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Military expenditure - threats, aid, and arms races

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  • Collier, Paul
  • Hoeffler, Anke

Abstract

Using global data for the period 1960-99, the authors estimate neighborhood arms races. They find that the level of military expenditure is strongly influenced by the expenditure of neighbors. The authors estimate an"arms race multiplier,"finding that an initial exogenous increase in military expenditure by one country is more than doubled in both the originating country and its neighbor. An implication is that military expenditure is, to an extent, a"regional public bad."Potentially, there is an offsetting public good effect if rebellions are deterred by military expenditure. However, instrumenting for military expenditure, the authors find no deterrence effect of military spending on the risk of internal conflict. So there appears to be no regional public good effect offsetting the public bad arising from a neighborhood arms race.

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Bibliographic Info

Paper provided by The World Bank in its series Policy Research Working Paper Series with number 2927.

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Date of creation: 30 Nov 2002
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Handle: RePEc:wbk:wbrwps:2927

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Keywords: Payment Systems&Infrastructure; Peace&Peacekeeping; Business Environment; Legal Products; Economic Theory&Research; Peace&Peacekeeping; Legal Products; National Governance; Social Conflict and Violence; Business Environment;

References

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  1. Malcolm Knight & Norman Loayza & Delano Villanueva, 1996. "The Peace Dividend: Military Spending Cuts and Economic Growth," IMF Staff Papers, Palgrave Macmillan, vol. 43(1), pages 1-37, March.
  2. Manski, C.F., 1991. "Identification of Endogenous Social Effects: the Reflection Problem," Working papers 9127, Wisconsin Madison - Social Systems.
  3. Smith, R P, 1980. "The Demand for Military Expenditure," Economic Journal, Royal Economic Society, vol. 90(363), pages 811-20, December.
  4. Paul Dunne & Sam Perlo-Freeman, 2003. "The Demand for Military Spending in Developing Countries," International Review of Applied Economics, Taylor & Francis Journals, vol. 17(1), pages 23-48.
  5. Mauro, Paolo, 1995. "Corruption and Growth," The Quarterly Journal of Economics, MIT Press, vol. 110(3), pages 681-712, August.
  6. Smith, Ron, 1995. "The demand for military expenditure," Handbook of Defense Economics, in: Keith Hartley & Todd Sandler (ed.), Handbook of Defense Economics, edition 1, volume 1, chapter 4, pages 69-87 Elsevier.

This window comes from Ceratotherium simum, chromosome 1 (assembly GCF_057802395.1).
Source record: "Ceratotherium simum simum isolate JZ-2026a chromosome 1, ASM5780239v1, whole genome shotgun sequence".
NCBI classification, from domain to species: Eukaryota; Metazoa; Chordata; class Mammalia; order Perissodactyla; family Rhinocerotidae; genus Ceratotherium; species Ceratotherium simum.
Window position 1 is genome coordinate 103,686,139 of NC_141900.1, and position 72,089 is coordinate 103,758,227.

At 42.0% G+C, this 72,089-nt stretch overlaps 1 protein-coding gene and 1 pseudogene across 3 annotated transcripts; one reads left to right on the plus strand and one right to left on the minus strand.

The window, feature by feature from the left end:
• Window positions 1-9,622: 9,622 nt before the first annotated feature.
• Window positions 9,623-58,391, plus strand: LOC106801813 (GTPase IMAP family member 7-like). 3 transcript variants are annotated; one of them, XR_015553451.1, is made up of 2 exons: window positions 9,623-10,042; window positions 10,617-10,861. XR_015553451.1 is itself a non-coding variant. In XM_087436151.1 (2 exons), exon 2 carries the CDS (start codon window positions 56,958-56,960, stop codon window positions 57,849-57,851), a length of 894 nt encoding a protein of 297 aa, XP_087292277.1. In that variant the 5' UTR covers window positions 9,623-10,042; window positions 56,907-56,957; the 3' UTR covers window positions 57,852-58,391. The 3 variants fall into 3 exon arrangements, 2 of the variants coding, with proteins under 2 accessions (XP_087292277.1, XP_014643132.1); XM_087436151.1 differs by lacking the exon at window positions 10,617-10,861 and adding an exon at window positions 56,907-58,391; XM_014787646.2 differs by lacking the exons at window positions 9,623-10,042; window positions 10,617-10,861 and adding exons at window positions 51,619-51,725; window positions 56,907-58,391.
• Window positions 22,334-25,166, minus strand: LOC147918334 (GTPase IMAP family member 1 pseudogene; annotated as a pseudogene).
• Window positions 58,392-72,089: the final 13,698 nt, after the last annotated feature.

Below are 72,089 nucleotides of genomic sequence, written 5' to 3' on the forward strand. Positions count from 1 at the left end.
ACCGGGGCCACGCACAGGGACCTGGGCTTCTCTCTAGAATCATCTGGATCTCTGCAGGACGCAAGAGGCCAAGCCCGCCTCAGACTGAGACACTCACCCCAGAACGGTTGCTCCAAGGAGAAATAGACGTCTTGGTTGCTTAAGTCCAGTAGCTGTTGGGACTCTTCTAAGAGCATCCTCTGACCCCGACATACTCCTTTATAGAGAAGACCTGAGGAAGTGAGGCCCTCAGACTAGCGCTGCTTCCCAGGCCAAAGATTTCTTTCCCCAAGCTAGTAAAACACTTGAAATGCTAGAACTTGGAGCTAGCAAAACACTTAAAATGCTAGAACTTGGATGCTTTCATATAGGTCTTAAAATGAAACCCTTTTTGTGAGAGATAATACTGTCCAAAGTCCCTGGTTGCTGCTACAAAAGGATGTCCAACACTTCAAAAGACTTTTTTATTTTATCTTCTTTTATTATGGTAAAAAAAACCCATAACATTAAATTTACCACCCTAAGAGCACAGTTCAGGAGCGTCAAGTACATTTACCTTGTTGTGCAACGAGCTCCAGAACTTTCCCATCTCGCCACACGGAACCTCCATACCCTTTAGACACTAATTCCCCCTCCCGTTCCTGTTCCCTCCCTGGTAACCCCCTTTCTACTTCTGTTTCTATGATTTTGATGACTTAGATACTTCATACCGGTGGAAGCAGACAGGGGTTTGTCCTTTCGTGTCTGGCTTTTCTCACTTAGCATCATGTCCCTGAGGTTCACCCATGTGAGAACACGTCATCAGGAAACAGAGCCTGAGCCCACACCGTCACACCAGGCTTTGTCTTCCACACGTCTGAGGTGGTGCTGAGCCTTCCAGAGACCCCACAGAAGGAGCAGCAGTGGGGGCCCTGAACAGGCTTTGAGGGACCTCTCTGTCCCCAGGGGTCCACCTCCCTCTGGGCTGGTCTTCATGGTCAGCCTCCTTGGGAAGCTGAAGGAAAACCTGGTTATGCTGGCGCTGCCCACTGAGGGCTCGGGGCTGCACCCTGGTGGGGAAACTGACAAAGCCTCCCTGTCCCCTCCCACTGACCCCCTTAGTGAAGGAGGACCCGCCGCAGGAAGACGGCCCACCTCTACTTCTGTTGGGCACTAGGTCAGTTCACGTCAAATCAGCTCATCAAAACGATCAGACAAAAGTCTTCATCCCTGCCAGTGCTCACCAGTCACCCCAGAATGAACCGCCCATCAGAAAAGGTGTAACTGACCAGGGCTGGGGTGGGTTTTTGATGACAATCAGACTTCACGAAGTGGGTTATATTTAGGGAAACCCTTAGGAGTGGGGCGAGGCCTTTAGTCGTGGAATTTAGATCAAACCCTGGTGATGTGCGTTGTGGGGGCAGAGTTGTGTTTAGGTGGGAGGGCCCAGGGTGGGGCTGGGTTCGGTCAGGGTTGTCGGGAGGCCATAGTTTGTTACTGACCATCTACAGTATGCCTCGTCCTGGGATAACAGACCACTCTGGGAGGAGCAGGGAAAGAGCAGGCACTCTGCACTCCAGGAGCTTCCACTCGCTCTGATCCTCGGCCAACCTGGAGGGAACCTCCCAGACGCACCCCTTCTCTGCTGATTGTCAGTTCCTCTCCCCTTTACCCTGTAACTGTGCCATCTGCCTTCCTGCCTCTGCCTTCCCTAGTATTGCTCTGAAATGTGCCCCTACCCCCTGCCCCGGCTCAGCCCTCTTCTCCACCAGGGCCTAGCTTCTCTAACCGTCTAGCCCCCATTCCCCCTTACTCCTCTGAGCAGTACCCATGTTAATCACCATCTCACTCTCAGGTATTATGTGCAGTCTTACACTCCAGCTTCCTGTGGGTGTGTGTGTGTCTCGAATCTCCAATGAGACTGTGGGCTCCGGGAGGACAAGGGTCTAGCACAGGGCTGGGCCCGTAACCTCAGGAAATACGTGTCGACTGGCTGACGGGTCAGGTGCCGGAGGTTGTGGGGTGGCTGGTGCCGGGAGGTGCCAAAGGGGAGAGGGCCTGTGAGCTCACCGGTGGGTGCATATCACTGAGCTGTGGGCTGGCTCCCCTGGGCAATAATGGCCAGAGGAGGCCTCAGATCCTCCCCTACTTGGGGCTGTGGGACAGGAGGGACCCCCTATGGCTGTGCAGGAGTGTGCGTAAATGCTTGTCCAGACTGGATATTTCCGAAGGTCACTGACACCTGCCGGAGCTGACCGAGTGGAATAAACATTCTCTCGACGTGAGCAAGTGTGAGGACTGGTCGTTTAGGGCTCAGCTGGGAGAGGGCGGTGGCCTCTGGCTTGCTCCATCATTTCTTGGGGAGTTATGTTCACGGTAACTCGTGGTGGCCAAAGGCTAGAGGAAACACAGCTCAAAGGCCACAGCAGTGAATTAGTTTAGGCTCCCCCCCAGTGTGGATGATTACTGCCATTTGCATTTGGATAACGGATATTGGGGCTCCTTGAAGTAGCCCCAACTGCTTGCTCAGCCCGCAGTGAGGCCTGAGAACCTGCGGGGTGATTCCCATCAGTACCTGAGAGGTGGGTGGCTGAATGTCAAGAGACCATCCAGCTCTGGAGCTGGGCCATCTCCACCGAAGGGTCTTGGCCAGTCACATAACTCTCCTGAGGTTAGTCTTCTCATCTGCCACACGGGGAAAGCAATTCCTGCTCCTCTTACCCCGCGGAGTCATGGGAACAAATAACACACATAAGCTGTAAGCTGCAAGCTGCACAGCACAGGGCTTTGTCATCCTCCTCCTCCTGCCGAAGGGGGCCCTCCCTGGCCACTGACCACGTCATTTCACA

7. Brito, Dagobert L. & Intriligator, Michael D., 1995. "Arms races and proliferation," Handbook of Defense Economics, in: Keith Hartley & Todd Sandler (ed.), Handbook of Defense Economics, edition 1, volume 1, chapter 6, pages 109-164 Elsevier.
  8. Feyzioglu, Tarhan & Swaroop, Vinaya & Zhu, Min, 1998. "A Panel Data Analysis of the Fungibility of Foreign Aid," World Bank Economic Review, World Bank Group, vol. 12(1), pages 29-58, January.
  9. Murshed, S Mansoob & Sen, Somnath, 1995. "Aid Conditionality and Military Expenditure Reduction in Developing Countries: Models of Asymmetric Information," Economic Journal, Royal Economic Society, vol. 105(429), pages 498-509, March.
  10. Sandler,Todd & Hartley,Keith, 1995. "The Economics of Defense," Cambridge Books, Cambridge University Press, number 9780521447287.
  11. Brzoska, Michael, 1995. "World military expenditures," Handbook of Defense Economics, in: Keith Hartley & Todd Sandler (ed.), Handbook of Defense Economics, edition 1, volume 1, chapter 3, pages 45-67 Elsevier.
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Citations

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Cited by:
  1. Indra de Soysa & Eric Neumayer, 2005. "Disarming Fears of Diversity: Ethnic Heterogeneity and State Militarization, 1988–2002," Public Economics 0503008, EconWPA, revised 01 Sep 2005.
  2. Matteo Bobba & Andrew Powell, 2007. "Aid and Growth: Politics Matters," Research Department Publications 4511, Inter-American Development Bank, Research Department.
  3. Alptekin, Aynur & Levine, Paul, 2010. "Military Expenditure and Economic Growth: A Meta-Analysis," MPRA Paper 28853, University Library of Munich, Germany.
  4. Matteo Bobba & Andrew Powell, 2007. "Ayuda y crecimiento: La política importa," Research Department Publications 4512, Inter-American Development Bank, Research Department.
  5. J Paul Dunne & Samuel Perlo-Freeman & Ron P Smith, 2007. "The Demand for Military Expenditure in Developing Countries: Hostility versus Capability," Working Papers 0707, Department of Accounting, Economics and Finance, Bristol Business School, University of the West of England, Bristol.
  6. Gupta, Sanjeev & Clements, Benedict & Bhattacharya, Rina & Chakravarti, Shamit, 2004. "Fiscal consequences of armed conflict and terrorism in low- and middle-income countries," European Journal of Political Economy, Elsevier, vol. 20(2), pages 403-421, June.

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